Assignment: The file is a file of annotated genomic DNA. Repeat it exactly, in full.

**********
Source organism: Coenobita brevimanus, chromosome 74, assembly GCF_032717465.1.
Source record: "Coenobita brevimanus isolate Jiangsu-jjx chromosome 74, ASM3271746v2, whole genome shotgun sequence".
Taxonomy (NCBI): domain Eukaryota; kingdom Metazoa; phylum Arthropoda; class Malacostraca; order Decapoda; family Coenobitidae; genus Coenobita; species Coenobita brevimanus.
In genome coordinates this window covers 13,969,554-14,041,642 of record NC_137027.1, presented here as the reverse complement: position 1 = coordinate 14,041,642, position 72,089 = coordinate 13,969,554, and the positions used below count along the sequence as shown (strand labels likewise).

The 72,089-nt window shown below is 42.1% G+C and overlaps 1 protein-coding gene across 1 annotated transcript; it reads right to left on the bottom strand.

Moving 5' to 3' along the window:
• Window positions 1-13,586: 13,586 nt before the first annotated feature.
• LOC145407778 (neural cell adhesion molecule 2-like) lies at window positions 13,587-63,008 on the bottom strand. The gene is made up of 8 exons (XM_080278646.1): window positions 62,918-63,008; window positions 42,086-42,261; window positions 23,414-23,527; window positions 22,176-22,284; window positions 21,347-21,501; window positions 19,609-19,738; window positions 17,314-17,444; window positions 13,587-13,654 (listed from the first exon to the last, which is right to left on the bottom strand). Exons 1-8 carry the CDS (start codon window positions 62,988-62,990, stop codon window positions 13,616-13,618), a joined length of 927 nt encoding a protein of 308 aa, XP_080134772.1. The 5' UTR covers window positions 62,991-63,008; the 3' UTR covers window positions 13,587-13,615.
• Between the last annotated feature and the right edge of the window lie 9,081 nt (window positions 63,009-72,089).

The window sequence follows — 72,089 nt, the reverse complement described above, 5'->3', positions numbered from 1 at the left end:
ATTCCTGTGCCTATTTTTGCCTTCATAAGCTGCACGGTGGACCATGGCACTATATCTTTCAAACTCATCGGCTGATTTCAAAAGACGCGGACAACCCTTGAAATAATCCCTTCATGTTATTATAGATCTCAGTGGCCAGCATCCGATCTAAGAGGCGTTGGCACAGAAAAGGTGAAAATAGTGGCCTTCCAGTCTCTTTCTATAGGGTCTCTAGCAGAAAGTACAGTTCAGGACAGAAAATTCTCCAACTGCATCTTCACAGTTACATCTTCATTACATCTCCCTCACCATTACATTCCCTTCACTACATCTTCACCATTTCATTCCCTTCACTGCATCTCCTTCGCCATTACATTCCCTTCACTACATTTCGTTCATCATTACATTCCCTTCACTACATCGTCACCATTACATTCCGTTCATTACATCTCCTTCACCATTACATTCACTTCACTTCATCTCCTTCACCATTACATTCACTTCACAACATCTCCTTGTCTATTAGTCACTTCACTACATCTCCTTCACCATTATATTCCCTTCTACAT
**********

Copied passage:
Source organism: Coenobita brevimanus, chromosome 74, assembly GCF_032717465.1.
Source record: "Coenobita brevimanus isolate Jiangsu-jjx chromosome 74, ASM3271746v2, whole genome shotgun sequence".
Taxonomy (NCBI): domain Eukaryota; kingdom Metazoa; phylum Arthropoda; class Malacostraca; order Decapoda; family Coenobitidae; genus Coenobita; species Coenobita brevimanus.
In genome coordinates this window covers 13,969,554-14,041,642 of record NC_137027.1, presented here as the reverse complement: position 1 = coordinate 14,041,642, position 72,089 = coordinate 13,969,554, and the positions used below count along the sequence as shown (strand labels likewise).

The 72,089-nt window shown below is 42.1% G+C and overlaps 1 protein-coding gene across 1 annotated transcript; it reads right to left on the bottom strand.

Moving 5' to 3' along the window:
• Window positions 1-13,586: 13,586 nt before the first annotated feature.
• LOC145407778 (neural cell adhesion molecule 2-like) lies at window positions 13,587-63,008 on the bottom strand. The gene is made up of 8 exons (XM_080278646.1): window positions 62,918-63,008; window positions 42,086-42,261; window positions 23,414-23,527; window positions 22,176-22,284; window positions 21,347-21,501; window positions 19,609-19,738; window positions 17,314-17,444; window positions 13,587-13,654 (listed from the first exon to the last, which is right to left on the bottom strand). Exons 1-8 carry the CDS (start codon window positions 62,988-62,990, stop codon window positions 13,616-13,618), a joined length of 927 nt encoding a protein of 308 aa, XP_080134772.1. The 5' UTR covers window positions 62,991-63,008; the 3' UTR covers window positions 13,587-13,615.
• Between the last annotated feature and the right edge of the window lie 9,081 nt (window positions 63,009-72,089).

The window sequence follows — 72,089 nt, the reverse complement described above, 5'->3', positions numbered from 1 at the left end:
ATTCCTGTGCCTATTTTTGCCTTCATAAGCTGCACGGTGGACCATGGCACTATATCTTTCAAACTCATCGGCTGATTTCAAAAGACGCGGACAACCCTTGAAATAATCCCTTCATGTTATTATAGATCTCAGTGGCCAGCATCCGATCTAAGAGGCGTTGGCACAGAAAAGGTGAAAATAGTGGCCTTCCAGTCTCTTTCTATAGGGTCTCTAGCAGAAAGTACAGTTCAGGACAGAAAATTCTCCAACTGCATCTTCACAGTTACATCTTCATTACATCTCCCTCACCATTACATTCCCTTCACTACATCTTCACCATTTCATTCCCTTCACTGCATCTCCTTCGCCATTACATTCCCTTCACTACATTTCGTTCATCATTACATTCCCTTCACTACATCGTCACCATTACATTCCGTTCATTACATCTCCTTCACCATTACATTCACTTCACTTCATCTCCTTCACCATTACATTCACTTCACAACATCTCCTTGTCTATTAGTCACTTCACTACATCTCCTTCACCATTATATTCCCTTCTACAT